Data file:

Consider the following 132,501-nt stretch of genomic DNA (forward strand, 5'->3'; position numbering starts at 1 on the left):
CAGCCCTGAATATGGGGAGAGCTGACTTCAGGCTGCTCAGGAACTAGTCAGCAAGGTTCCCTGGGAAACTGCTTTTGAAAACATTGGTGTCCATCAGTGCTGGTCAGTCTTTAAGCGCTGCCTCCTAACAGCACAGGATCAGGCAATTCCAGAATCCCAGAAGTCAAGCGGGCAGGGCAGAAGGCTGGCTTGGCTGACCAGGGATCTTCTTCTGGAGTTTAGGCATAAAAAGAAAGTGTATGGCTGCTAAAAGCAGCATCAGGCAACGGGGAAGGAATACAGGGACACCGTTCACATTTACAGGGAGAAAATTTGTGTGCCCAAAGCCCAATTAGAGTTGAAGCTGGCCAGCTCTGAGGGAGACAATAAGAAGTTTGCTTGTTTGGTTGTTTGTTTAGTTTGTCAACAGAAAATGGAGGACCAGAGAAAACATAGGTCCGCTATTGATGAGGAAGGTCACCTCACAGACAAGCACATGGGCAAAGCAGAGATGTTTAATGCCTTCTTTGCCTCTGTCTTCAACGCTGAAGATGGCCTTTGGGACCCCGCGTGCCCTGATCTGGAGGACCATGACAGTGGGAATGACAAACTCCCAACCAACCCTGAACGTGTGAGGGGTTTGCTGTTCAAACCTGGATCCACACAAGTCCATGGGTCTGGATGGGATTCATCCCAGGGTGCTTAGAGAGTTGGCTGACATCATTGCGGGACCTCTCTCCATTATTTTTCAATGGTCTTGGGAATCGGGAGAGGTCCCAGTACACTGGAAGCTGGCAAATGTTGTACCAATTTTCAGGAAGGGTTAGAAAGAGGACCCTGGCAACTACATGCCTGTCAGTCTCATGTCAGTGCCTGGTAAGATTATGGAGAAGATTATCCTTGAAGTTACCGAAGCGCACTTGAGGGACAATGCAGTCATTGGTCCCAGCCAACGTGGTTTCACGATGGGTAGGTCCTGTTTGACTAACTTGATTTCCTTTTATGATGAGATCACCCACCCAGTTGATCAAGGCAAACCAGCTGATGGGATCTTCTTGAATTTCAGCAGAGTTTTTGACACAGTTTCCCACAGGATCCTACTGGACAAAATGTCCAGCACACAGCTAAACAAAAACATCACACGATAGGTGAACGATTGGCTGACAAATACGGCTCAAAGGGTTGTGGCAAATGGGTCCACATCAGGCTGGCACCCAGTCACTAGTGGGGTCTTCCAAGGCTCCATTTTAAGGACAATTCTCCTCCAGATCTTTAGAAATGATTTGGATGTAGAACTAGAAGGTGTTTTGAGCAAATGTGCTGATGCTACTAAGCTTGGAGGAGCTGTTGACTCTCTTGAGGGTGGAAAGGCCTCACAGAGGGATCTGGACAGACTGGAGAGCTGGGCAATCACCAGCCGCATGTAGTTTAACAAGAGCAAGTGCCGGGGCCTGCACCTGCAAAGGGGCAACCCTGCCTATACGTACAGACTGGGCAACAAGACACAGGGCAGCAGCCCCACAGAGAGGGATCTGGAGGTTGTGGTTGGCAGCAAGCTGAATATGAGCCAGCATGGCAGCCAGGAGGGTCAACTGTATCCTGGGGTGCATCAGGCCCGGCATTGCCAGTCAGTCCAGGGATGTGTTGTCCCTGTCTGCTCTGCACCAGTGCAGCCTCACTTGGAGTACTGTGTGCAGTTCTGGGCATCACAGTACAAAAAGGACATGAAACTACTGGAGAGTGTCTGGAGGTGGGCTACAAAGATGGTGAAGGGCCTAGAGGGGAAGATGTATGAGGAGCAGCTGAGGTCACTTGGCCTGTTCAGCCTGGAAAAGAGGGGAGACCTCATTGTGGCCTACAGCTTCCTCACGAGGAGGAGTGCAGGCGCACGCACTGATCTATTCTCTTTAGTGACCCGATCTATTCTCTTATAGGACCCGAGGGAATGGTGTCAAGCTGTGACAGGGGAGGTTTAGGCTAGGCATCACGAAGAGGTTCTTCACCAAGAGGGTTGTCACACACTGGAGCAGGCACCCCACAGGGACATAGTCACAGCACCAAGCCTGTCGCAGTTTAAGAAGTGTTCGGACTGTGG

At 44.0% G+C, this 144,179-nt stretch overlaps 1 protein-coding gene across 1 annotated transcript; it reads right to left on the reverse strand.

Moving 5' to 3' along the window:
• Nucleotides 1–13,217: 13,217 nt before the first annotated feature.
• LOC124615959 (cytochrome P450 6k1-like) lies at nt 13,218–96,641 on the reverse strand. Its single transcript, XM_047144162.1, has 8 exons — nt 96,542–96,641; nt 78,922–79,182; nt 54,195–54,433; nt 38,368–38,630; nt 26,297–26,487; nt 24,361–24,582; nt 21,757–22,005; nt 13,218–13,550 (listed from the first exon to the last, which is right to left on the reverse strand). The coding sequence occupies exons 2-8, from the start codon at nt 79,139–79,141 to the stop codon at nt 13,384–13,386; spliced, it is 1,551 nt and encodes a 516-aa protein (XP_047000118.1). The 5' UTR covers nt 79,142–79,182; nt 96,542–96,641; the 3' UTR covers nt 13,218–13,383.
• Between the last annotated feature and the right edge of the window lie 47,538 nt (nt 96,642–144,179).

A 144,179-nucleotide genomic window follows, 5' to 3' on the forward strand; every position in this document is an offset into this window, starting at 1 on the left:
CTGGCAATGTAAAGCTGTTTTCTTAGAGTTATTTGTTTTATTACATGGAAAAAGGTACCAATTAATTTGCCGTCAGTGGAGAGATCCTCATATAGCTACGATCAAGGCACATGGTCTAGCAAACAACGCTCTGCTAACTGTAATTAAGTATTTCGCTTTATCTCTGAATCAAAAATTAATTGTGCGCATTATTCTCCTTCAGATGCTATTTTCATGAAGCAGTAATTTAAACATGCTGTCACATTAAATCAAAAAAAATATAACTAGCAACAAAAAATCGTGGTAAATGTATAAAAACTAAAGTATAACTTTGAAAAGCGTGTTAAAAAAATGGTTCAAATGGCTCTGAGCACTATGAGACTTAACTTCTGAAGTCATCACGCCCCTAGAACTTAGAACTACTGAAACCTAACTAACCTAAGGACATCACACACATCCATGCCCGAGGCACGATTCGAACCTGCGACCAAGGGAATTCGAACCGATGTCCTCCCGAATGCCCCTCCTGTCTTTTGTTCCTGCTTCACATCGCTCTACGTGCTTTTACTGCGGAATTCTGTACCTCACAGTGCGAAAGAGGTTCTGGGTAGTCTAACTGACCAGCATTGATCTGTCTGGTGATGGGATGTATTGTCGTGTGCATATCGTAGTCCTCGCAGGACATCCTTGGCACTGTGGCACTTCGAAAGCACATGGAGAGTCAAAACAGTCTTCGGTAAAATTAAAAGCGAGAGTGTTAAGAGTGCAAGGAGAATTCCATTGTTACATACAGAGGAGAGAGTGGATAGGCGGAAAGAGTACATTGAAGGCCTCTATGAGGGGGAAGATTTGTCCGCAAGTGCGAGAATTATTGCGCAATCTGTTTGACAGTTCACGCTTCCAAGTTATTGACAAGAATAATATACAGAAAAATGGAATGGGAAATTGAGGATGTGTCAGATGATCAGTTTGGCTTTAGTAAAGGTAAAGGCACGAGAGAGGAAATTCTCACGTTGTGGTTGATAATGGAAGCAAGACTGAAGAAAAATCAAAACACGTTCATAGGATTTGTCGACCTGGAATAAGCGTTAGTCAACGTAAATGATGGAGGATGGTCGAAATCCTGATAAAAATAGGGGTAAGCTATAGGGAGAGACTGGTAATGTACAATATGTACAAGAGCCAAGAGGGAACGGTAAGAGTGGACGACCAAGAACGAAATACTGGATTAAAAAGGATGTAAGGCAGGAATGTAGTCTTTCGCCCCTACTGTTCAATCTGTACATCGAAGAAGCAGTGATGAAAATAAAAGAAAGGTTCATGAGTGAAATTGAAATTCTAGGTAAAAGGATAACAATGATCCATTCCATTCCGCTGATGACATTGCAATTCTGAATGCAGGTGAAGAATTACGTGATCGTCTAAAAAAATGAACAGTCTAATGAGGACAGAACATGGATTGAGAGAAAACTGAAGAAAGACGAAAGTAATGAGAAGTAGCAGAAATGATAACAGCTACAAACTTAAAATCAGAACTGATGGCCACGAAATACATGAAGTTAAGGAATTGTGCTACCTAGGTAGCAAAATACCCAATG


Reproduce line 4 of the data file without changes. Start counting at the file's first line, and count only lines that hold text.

Moving 5' to 3' along the window: